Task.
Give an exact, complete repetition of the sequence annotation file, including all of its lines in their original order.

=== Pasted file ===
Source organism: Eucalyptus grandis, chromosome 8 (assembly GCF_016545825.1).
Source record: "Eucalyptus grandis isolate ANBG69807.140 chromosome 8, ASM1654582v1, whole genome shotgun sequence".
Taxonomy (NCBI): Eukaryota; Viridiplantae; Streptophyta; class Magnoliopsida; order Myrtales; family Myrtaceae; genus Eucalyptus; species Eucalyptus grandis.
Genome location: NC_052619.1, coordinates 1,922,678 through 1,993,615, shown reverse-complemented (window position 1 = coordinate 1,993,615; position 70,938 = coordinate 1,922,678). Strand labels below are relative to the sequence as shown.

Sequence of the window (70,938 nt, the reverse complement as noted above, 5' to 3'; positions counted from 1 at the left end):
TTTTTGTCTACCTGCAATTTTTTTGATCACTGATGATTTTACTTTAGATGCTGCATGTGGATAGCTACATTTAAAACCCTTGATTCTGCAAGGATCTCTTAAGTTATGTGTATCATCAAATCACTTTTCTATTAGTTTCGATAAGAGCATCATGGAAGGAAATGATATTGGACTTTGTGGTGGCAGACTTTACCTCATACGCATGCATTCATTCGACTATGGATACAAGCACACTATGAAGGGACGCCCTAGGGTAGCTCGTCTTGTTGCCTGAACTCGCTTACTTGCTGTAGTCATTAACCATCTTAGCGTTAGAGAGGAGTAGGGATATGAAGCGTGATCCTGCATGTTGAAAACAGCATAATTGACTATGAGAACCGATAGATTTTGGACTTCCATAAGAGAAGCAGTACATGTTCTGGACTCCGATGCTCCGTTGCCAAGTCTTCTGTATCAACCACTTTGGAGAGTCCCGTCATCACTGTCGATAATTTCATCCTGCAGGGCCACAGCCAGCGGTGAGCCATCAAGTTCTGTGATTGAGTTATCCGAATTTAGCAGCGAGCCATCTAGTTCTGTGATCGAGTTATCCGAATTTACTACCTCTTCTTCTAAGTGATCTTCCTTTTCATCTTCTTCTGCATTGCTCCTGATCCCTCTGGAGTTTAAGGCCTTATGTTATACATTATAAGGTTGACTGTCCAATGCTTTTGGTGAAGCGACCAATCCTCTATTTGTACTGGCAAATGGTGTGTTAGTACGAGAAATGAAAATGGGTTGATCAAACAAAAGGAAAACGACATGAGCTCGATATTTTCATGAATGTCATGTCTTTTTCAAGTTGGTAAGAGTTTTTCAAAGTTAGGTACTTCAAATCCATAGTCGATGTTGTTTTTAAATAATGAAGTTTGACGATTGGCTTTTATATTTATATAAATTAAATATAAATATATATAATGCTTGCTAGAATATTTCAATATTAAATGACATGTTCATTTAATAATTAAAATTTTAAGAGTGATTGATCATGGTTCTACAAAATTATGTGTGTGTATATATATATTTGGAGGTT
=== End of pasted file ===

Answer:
Source organism: Eucalyptus grandis, chromosome 8 (assembly GCF_016545825.1).
Source record: "Eucalyptus grandis isolate ANBG69807.140 chromosome 8, ASM1654582v1, whole genome shotgun sequence".
Taxonomy (NCBI): Eukaryota; Viridiplantae; Streptophyta; class Magnoliopsida; order Myrtales; family Myrtaceae; genus Eucalyptus; species Eucalyptus grandis.
Genome location: NC_052619.1, coordinates 1,922,678 through 1,993,615, shown reverse-complemented (window position 1 = coordinate 1,993,615; position 70,938 = coordinate 1,922,678). Strand labels below are relative to the sequence as shown.

Sequence of the window (70,938 nt, the reverse complement as noted above, 5' to 3'; positions counted from 1 at the left end):
TTTTTGTCTACCTGCAATTTTTTTGATCACTGATGATTTTACTTTAGATGCTGCATGTGGATAGCTACATTTAAAACCCTTGATTCTGCAAGGATCTCTTAAGTTATGTGTATCATCAAATCACTTTTCTATTAGTTTCGATAAGAGCATCATGGAAGGAAATGATATTGGACTTTGTGGTGGCAGACTTTACCTCATACGCATGCATTCATTCGACTATGGATACAAGCACACTATGAAGGGACGCCCTAGGGTAGCTCGTCTTGTTGCCTGAACTCGCTTACTTGCTGTAGTCATTAACCATCTTAGCGTTAGAGAGGAGTAGGGATATGAAGCGTGATCCTGCATGTTGAAAACAGCATAATTGACTATGAGAACCGATAGATTTTGGACTTCCATAAGAGAAGCAGTACATGTTCTGGACTCCGATGCTCCGTTGCCAAGTCTTCTGTATCAACCACTTTGGAGAGTCCCGTCATCACTGTCGATAATTTCATCCTGCAGGGCCACAGCCAGCGGTGAGCCATCAAGTTCTGTGATTGAGTTATCCGAATTTAGCAGCGAGCCATCTAGTTCTGTGATCGAGTTATCCGAATTTACTACCTCTTCTTCTAAGTGATCTTCCTTTTCATCTTCTTCTGCATTGCTCCTGATCCCTCTGGAGTTTAAGGCCTTATGTTATACATTATAAGGTTGACTGTCCAATGCTTTTGGTGAAGCGACCAATCCTCTATTTGTACTGGCAAATGGTGTGTTAGTACGAGAAATGAAAATGGGTTGATCAAACAAAAGGAAAACGACATGAGCTCGATATTTTCATGAATGTCATGTCTTTTTCAAGTTGGTAAGAGTTTTTCAAAGTTAGGTACTTCAAATCCATAGTCGATGTTGTTTTTAAATAATGAAGTTTGACGATTGGCTTTTATATTTATATAAATTAAATATAAATATATATAATGCTTGCTAGAATATTTCAATATTAAATGACATGTTCATTTAATAATTAAAATTTTAAGAGTGATTGATCATGGTTCTACAAAATTATGTGTGTGTATATATATATTTGGAGGTT